Every time the PAP salutes its Malay agents as role models, or trots out the first Malay colonel or executive, this powerful passage of James Baldwin comes to mind.

A thread on Malay and PAP tensions:
Within the Malay lexicon, there're terms describing—in one form or another—the phenomena of internalized racism, false consciousness, and respectability & assimilationist politics.

The latter two broadly refers to the belief that marginalized groups can gain liberation...
... and dignity by mimicking the behaviours of dominant identities, or soaking into their resulting systems.

Thus, Malays have terms like "pakcik turut”, “tali barut”, “boneka”, and "bebalisma". English expressions such as "uncle tom" & "pick me" are popular too.
Speculation: “Uncle tom", an Afro-American label, travelled to S'pore in the 1970s through Muhammad Ali, who'd tease his opponents as such.

Frantz Fanon, however, seems a more concrete case of cross-cultural exchange. His work on racial pathology has captivated Malay society.
However, throughout modern Malay history, debates have raged on Malay "uncle toms".

Under British rule, collaborating Malay bureaucrats & aristocrats were condemned as traitors by Malay peasants, nationalists, socialists, communists, religious reformists, and so on.
In independent S’pore, such censure has been reserved for the PAP’s Malay elites and partisans.

The PAP, conceded Lee Kuan Yew, have long struggled to attract Malay recruits. From the 1960s to 1980s, Malay folks were open with their dissent.
Early PAP Malay MPs like Othman Wok & Yatiman Yusof reported being ostracized & shamed. Othman received a parcel of shit too.

In 1987, at a community gathering, Yusnor Ef, a popular artist, fearlessly announced the nine attending PAP Malay elites as the "nine occupiers of hell".
But why so fierce?

In the history of independent S'pore, Malay marginality is tied to the PAP’s beliefs & systems of authoritarianism; elitism; neoliberalism; Chinese superiority; and Malay/Muslim deficiency & disloyalty.
The Malay community, especially its working class, are aware of their confinement within this institutional, political, racial order.

This is why it’s jarring when (bougie) Malays promote respectability & assimilation. Lily Rahim & others have explained this dynamic.
S’pore’s modern political landscape is also rooted in the PAP’s fear of Malay political clout. The GRC scheme & housing racial quotas arrived amidst Malay electoral dissent & rising birth-rates.

The PAP has also used Malay struggles as political football, showing concern...
... when convenient.

For example, the GRC was (falsely) marketed to safeguard minority representation. Many Malays, including PAP Minister Ahmad Mattar, opposed the cynical, condescending anti-democratic policy.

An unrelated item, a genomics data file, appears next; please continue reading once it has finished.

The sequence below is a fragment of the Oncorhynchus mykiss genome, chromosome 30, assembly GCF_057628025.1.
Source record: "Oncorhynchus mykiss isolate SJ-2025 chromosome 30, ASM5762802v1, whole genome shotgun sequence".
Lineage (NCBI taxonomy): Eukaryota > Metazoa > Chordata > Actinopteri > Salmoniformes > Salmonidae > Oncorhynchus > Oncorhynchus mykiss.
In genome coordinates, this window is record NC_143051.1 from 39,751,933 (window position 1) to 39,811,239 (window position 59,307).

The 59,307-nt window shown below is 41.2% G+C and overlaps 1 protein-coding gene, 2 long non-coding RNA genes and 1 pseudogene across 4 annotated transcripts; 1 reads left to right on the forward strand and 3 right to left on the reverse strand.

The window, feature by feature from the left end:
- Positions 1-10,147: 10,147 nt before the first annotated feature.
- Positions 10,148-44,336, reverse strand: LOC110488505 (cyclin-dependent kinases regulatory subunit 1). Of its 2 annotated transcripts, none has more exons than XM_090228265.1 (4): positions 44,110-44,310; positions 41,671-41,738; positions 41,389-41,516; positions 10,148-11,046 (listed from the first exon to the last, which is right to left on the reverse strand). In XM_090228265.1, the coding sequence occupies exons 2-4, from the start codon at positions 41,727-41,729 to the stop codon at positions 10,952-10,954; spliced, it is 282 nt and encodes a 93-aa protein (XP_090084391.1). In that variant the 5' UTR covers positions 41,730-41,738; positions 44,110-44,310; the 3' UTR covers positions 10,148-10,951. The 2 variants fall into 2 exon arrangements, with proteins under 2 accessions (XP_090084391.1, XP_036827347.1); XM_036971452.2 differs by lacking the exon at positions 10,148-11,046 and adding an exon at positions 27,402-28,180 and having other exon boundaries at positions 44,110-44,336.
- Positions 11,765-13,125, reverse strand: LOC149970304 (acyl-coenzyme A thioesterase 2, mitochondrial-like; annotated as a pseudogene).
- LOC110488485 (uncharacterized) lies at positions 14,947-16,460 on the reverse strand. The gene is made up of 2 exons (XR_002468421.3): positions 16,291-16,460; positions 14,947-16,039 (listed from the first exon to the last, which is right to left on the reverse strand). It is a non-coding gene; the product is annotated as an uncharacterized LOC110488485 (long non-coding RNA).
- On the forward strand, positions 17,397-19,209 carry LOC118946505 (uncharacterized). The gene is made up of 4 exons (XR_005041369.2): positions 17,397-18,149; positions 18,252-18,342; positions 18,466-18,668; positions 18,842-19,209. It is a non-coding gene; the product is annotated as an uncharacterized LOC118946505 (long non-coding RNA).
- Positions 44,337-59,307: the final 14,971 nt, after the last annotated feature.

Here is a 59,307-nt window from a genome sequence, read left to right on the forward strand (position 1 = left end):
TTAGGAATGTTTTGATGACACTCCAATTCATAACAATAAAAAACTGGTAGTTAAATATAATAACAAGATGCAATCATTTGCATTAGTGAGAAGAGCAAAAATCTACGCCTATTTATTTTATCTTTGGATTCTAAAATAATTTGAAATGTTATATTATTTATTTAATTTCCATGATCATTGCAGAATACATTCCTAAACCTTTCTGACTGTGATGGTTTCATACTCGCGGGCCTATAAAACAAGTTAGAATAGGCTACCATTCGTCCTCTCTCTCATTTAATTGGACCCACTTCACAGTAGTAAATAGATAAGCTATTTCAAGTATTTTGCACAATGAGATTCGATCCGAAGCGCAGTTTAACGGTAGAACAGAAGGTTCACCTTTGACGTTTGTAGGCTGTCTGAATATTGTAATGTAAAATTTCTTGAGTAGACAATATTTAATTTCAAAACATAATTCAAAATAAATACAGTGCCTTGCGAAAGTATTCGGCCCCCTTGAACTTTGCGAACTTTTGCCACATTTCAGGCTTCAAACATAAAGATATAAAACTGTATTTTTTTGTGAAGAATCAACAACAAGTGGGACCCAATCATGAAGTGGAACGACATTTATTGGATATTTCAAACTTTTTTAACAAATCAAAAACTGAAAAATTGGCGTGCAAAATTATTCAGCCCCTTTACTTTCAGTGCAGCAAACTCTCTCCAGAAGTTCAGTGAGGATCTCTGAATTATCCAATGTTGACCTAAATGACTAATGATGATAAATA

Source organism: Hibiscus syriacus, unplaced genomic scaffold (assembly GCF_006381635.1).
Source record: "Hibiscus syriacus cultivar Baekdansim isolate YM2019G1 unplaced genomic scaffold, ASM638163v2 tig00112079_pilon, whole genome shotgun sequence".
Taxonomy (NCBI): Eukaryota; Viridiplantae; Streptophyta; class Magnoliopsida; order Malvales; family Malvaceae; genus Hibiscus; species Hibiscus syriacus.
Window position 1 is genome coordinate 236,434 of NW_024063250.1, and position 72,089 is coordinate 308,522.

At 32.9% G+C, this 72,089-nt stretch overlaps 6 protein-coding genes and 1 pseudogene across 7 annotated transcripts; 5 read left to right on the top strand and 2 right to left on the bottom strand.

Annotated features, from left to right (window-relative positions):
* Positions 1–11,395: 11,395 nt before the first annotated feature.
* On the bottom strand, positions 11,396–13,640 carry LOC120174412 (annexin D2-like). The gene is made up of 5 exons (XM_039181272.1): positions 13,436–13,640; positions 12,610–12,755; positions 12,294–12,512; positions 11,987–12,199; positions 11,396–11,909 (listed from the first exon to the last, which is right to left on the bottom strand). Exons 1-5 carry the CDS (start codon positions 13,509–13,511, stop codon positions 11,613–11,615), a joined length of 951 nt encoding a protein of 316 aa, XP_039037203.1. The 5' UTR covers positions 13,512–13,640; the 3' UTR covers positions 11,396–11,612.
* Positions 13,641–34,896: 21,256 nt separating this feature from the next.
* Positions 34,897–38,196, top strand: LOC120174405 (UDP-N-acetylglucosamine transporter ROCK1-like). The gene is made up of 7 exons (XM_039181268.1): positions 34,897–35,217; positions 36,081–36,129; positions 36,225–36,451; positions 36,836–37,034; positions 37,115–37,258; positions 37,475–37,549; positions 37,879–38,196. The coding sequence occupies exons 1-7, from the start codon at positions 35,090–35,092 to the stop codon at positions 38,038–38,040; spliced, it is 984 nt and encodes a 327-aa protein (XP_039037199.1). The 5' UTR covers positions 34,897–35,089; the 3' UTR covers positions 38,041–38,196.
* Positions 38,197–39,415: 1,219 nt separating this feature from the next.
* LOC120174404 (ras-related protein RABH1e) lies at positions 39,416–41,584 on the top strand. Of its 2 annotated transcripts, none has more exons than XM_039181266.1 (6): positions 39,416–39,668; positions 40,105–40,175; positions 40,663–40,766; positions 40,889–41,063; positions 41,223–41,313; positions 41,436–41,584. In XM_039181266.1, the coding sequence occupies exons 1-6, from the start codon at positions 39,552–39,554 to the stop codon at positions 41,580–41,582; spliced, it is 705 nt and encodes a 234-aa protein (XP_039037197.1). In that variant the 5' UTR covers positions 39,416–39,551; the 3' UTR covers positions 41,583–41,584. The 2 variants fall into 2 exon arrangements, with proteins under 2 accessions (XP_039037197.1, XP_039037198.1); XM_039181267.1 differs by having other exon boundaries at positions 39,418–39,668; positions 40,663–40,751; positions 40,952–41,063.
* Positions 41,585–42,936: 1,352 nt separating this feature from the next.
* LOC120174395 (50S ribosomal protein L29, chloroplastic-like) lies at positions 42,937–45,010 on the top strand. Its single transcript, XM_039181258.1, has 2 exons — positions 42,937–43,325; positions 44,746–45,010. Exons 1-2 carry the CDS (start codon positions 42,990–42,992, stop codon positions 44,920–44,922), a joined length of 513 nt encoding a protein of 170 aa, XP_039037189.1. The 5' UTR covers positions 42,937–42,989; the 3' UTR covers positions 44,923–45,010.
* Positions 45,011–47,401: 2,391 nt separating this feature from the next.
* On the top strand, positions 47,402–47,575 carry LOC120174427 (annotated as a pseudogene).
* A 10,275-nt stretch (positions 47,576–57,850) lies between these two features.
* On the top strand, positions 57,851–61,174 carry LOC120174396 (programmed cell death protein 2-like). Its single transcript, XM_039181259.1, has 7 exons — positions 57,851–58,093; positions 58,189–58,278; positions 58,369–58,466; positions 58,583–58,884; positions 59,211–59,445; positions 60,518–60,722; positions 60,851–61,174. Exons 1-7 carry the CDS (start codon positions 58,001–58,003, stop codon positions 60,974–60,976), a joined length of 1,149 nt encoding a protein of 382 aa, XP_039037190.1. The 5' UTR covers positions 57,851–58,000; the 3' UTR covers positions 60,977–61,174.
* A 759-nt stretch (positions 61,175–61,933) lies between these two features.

Notoriously, in 2017, Malays didn't ask for a racially-reserved Presidential Election.

But the PAP's gift incited sectarian discord among Malays & Muslims. It also emboldened Chinese folks' anti-minority racism, and misunderstanding of Malay & Indian shared histories.
Does the conflict between the PAP & S’pore’s Malays affect voting behaviour? To an extent, yes.

For instance, in GE1988, the Malays of Bedok & Eunos delivered impressive results for the Opposition. In 1989, the PAP instituted the racial housing quotas, citing Malay "enclaves".
In GE2011, Malays formed the highest portion of swing (Opposition) voters.

An independent poll revealed that they, similar to LGBT folks, voted in reference to historical & structural reasons (eg. discrimination, inequality). Thus, we see a sophisticated understanding...
... of politics.

For example, LGBT activism here projects a bourgeois Chinese habitus. Malay queers, trapped by racism & homophobia, are excluded.

Malay homophobes are also restricted by state racism. They bypass this via an alliance with powerful Chinese evangelicals.
Unless we forget, Malays were also pivotal to the PAP's early & merger years.

Malay leftists & trade unionists (eg. Samad Ismail, Yaacob Mohamed) mobilized Malay support for the PAP. In 1961, PAP assembly member Sahorah Ahmat saved Lee Kuan Yew in an emergency confidence vote.
In the 2000s, Malay electoral support for the PAP was also substantial. But this backing was ostensibly premised on harm reduction & representational factors.

Thus, Malay approval ≠ to acceptance of regime ideologies & policies. In 2006, a young Alfian Sa'at cautioned that.
In GE2015, like GE2011, Malay electors were again highly concerned with economic inequality, and political diversity & accountability—issues that implicate PAP dominance.

It's likely that this will stay the same for #GE2020 .
Against this history, Malay contempt (and not advocacy) for the PAP is impeccably rational, mathematical, and justified.

This is further reinforced by the PAP's dogmatic insistence on Malay exceptionalism & respectability as pathways to success & humanity.
How should Malays deal with their clowns, grifters, bootlickers?

To be fair, the presence of collaboration & betrayal reflect the pressures of the PAP’s racialist norms & demands. People have good reasons to just play along (it won’t prevent clapbacks though).
Malay folks can claim a dozen academic degrees, mountains of wealth, and the best behaviour.

But in the end, as far as ruling policies, structures, and ideologies are concerned, they're the proverbial lazy, deviant natives. https://twitter.com/heymysara/status/1277175121120116737
However, if you’re a Malay elite, championing the status quo, or a Malay candidate of the party responsible for that injustice, then little charity can be granted to you.

One's innocence ends right there and then. https://twitter.com/lmaokasturi/status/1277529887297777668
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